Published: Mon, June 11, 2018
Worldwide | By Myra Stephens

Taliban announces first cease-fire with Afghan forces since start of war

Taliban announces first cease-fire with Afghan forces since start of war

Taliban militants have ordered their first ceasefire in Afghanistan's grinding 17-year-long insurgency, just days after the Afghan president offered his own temporary truce as a peace overture. Earlier, they had issued an "Op-ed" on their website criticising the fatwa, and calling it an effort "to legitimise the illegal occupation [of the U.S.]" "The fatwa declared by the Peace Council under the name of the Ulema is full of ignorance and distortion", it read, adding that jihad is also obligatory against "their domestic supporters and puppets", referring to the Afghan government and the U.S. forces in Afghanistan.

"This ceasefire is an opportunity for Taliban to introspect that their violent campaign is not winning them hearts and minds but further alienating the Afghan people from their cause", Mr. Ghani said in a public statement.

"Mujahideen are instructed to halt offensives against local opponents, but defend if they are attacked", the group said.

The militants said foreign forces would be excluded from the ceasefire and that operations against them would continue.

The Taliban statement said global forces in the US-led North Atlantic Treaty Organisation coalition would still be the target of attacks.

Afghan security forces say the impact has been significant, but the Taliban roam huge swaths of the country and, with foreign troop levels of about 15,600, down from 140,000 in 2014, there appears little hope of outright victory.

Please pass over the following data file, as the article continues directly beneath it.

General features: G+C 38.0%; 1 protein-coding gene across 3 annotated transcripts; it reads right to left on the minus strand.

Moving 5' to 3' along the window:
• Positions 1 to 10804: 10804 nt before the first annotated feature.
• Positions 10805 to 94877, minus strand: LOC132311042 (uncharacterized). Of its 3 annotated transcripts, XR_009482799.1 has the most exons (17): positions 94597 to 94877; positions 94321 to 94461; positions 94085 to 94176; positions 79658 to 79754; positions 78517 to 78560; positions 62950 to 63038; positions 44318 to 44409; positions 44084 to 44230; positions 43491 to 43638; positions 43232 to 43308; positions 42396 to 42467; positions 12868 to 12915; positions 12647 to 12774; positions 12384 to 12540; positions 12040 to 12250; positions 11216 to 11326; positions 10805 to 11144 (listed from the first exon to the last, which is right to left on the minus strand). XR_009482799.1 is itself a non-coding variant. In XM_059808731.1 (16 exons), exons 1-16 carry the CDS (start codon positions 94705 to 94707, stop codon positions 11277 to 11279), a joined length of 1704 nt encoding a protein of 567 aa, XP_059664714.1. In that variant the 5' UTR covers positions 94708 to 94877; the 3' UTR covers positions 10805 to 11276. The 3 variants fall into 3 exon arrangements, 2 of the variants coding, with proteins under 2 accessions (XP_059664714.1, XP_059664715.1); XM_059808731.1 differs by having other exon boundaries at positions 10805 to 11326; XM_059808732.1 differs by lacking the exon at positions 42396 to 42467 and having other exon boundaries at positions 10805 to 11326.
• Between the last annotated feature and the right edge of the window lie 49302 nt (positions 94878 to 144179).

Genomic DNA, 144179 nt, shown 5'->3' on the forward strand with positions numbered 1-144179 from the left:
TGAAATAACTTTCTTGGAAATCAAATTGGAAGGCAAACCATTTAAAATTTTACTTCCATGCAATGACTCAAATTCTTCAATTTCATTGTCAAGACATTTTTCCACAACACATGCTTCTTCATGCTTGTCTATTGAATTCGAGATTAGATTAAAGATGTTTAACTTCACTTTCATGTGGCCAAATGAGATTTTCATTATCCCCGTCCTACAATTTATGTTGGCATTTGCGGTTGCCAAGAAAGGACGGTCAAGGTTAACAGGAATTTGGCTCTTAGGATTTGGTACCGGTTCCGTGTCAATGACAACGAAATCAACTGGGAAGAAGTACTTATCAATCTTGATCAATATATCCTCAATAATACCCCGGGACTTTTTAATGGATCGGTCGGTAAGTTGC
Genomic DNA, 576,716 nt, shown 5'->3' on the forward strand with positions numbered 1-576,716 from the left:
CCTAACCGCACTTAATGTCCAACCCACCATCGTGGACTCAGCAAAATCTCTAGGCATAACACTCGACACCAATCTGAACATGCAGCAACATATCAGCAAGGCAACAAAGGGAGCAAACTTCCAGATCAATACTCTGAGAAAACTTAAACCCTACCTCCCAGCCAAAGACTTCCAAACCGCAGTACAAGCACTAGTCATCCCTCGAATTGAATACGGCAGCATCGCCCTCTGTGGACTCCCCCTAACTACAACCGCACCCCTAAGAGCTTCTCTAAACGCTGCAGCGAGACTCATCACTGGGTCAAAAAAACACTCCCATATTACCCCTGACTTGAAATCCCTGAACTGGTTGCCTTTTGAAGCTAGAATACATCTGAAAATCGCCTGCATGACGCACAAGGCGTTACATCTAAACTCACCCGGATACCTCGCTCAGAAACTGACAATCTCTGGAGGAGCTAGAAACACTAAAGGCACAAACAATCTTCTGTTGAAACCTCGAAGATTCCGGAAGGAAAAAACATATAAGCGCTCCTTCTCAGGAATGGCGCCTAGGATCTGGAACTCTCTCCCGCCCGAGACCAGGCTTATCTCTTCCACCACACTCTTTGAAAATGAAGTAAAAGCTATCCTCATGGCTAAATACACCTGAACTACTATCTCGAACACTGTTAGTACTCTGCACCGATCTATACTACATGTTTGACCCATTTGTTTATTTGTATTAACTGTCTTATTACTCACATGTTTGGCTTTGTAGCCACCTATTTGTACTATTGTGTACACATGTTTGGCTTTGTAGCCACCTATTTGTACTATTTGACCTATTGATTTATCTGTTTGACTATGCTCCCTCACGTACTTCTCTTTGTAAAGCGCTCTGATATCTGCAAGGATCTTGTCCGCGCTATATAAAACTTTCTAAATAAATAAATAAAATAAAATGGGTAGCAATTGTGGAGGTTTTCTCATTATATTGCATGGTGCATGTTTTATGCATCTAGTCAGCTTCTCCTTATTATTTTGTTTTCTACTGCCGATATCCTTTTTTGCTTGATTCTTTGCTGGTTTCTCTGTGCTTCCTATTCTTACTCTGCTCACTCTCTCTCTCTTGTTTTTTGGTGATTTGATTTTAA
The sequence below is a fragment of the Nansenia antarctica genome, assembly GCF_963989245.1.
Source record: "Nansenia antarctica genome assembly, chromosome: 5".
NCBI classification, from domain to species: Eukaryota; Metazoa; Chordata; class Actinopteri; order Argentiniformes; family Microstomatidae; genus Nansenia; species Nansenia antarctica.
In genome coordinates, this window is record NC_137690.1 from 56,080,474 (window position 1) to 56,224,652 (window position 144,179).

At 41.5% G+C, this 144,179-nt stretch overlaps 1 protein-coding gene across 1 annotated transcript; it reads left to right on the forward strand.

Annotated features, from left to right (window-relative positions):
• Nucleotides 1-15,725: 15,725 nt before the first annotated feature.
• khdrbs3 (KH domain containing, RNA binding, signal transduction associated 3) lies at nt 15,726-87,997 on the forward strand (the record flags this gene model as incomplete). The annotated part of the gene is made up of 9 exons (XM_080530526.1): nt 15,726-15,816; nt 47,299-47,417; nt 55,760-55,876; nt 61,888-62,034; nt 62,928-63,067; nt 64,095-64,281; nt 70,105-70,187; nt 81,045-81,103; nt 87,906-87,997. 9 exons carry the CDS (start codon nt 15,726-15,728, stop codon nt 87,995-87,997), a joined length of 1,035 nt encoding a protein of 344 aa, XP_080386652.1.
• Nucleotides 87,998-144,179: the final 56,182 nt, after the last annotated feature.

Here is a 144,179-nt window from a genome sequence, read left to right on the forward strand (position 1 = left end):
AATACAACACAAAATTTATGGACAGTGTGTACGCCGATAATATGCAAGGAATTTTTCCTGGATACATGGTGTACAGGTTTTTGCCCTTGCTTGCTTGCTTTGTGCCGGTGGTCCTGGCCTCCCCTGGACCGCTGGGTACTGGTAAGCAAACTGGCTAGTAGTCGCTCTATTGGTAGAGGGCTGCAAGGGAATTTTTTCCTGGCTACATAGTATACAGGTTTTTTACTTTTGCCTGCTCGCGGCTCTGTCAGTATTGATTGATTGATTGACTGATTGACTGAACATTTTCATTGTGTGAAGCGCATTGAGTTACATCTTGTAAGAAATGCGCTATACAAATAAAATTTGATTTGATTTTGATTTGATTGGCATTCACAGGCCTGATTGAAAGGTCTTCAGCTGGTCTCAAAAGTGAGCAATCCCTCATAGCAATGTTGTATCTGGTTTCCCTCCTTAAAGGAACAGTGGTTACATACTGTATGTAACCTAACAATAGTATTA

Even a brief cessation of hostilities would bring welcome relief to civilians in the war-torn country, where they are paying a disproportionate price in casualties as a result of the conflict.

Although the Taliban statement did not acknowledge the government cease-fire, the moves by the two sides would overlap for three days.

Afghan President Ashraf Ghani speaks during during a peace and security cooperation conference in Kabul Afghanistan
Taliban agree three-day Eid ceasefire in Afghanistan

Many diplomats and officials in Kabul saw the ceasefire as a small gesture of trust-building at best, and warned that it was too early to pin too much hope on it as some of the most basic questions about a concrete peace process remained unresolved.

The clerics were themselves targeted in a suicide attack claimed by IS, which killed 14 people at the entrance to their peace tent in Kabul.

All the deaths were claimed by the Taliban.

The Trump administration has increased the number of US troops in Afghanistan in an effort to give local forces, which continue to struggle despite more than a decade and a half of outside support, a battlefield advantage. However, it insisted that attacks on foreign forces should continue.

The Taliban attacked security outposts in the Zawul district of western Herat province on Friday night, killing 17 troops and wounding several, Jelani Farhad, spokesman for the provincial governor, said.

Qureshi said eight militants were killed and nine wounded in the clashes.

An Afghan Muslim man reads versus of the Quran in a mosque during Itikaf, the last ten days of the Islamic fasting month of Ramadan, in Kabul, Afghanistan. A dozen other were wounded in the overnight Taliban attack, but the exact figures are not yet clear, Safiullah Amiri, another provincial member, said.

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